Walter George Cobb
- 27Wallaby Number
In his time, Walter “Wally’ George Cobb was an outstanding, tough young fullback, and one of the best tacklers and kicks in the State, a fact confirmed when chosen to fill the position in many Intercolonial matches between 1892 and 1899. As Wally took the ball followers of the game would chant “Cobb-Cobb-Cobb” in the hope of witnessing an impressive tackle, a decisive run, or a well- judged line kick to improve the situation. In the local Newcastle competition Wally Cobb captained the Centennials, and for many seasons was selected as fullback in Intercolonial matches, including those against Queensland and also New Zealand.
In 1894 he toured New Zealand with the NSW team, acquitting himself admirably. One of the great highlights of his career came in 1899 when he was chosen to represent Australia. Wally Cobb played in the 3rd and 4th Test matches at the Sydney Cricket Ground on 5th and 12th August 1899. These, the first officially recognised Test matches, were against the Reverend Matthew Mullineaux’s Great Britain side. After retiring from competitive football Wally, joining several other veterans, continued his interest in the game, by becoming part of the Veterans Club in Newcastle. For many years this group of veteran footballers raised money to help injured players by holding smoke concerts and other popular activities, and would occasionally put together a team to contest the top players of the day.
At the funeral of Wally Cobb in 1933 members of organisations that he had been involved with 40 years earlier were in attendance, including those of various football clubs. There were many individual wreaths from people associated with the old football days, and one of particular interest came from the Centennial Old Boys - Wally’s team from the 1890s. Wally was in his 64th year. As noted, Wally Cobb was one of two fullbacks, the other being the captain, James McMahon, who toured New Zealand in 1894.There were only 25 members of the team, and they played 12 games. Cobb played in nine of them, five as a fullback and four as a winger. He went up against North Island (3-15), Taranaki (6-21), Wanganui- Manawatu (0-13), Wellington (5-7), South Canterbury (23-0, try), Canterbury (3-11), New Zealand (8-6), Nelson (13-4) and Wairarapa (3-21). Although the team won only four games, Cobb was a great success.
Prior to this tour Cobb had played for NSW against New Zealand in 1893 (8-17). Howell, et al, noted in They Came to Conquer:” Cobb, whose selection had raised eyebrows, then showed real mettle when he took Mckenzie head-on and flattened the big Wairarapa forward.” He also played in the return game, kicking three conversions and a goal from a mark in the stirring 25-3 victory over the visitors. The Herald noted: “While Cobb played well in the first match, he played brilliantly in the return.” It was the first loss ever suffered by New Zealand. In fact, New Zealand did not lose by a bigger margin in any game for 99 years. There was a third match against NSW, Cobb again being fullback in the 0-16 loss. Howell wrote: ”Surman and Cobb were picked out as the best home backs, though most of their work was defensive.” Unfortunately, Australian teams were not picked until 1899.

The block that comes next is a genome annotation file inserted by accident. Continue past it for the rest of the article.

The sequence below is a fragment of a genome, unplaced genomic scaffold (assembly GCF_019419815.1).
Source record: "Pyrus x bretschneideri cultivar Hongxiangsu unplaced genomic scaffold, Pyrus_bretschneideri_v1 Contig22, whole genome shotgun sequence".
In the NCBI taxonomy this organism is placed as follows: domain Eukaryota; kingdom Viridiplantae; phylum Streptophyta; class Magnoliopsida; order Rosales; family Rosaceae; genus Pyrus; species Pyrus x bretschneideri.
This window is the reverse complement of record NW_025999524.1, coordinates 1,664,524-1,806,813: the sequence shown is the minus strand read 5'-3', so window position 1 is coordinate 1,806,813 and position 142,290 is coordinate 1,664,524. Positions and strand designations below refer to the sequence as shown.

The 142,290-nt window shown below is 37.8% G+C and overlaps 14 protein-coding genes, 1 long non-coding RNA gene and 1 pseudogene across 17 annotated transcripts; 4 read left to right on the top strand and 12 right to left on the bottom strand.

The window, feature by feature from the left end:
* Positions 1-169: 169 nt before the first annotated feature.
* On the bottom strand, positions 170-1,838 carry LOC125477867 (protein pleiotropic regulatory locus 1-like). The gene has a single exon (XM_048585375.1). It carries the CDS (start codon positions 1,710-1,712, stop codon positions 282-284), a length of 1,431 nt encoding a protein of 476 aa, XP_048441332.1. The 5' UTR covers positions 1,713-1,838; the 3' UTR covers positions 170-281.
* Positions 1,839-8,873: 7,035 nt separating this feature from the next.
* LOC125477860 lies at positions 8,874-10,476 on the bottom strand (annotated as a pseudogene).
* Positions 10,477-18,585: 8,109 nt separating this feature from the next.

In 1897 Cobb was not picked to play against New Zealand. In 1899 the Rev Mathew Mullineux’s British team visited Australia, and Tests were played for the first time. In their fourteenth match, Cobb captained Newcastle against Britain, his team losing 0 to 28. There was an amazing incident in the game. Howell noted : ”A sensation occurred when the local captain, Wally Cobb, was downed in a scrum and adjudged by the referee to have kicked an opponent, and was sent off. The decision was met by hooting from the crowd.” The Referee observed :”With regard to the ordering off the field of W.Cobb in the English match at Newcastle on Thursday, Mr Corr [the referee] tells me that he fancies Cobb lost his head for the moment. He is reported to have, while lying upon his back, kicked out indiscriminately. It is all very much to be regretted, for Cobb has a good reputation for playing the game in a proper spirit.” Despite this occurrence, Cobb was picked for Australia as fullback in the third Test at the SCG. The team on his debut Test was Wally Cobb, Lonnie Spragg, Frank Row, Iggy O,Donnell, Syd Miller, Peter Ward, Arch Boyd, Alf Colton, Bill Webb, Charlie Ellis, Paddy Carew, Bob Bouffler, Walter Davis, Sine Boland and Roger Barton. It was a close 10-11 loss, Iggy O’Donnell missing a kick which would have won the game in the final seconds.
Cobb retained his place for the final Test, won by Britain 13-0. That marked the end of his representative career. Walter Cobb is adjudged to have played two Tests for Australia and played 18 times for NSW from 1893 to 1895.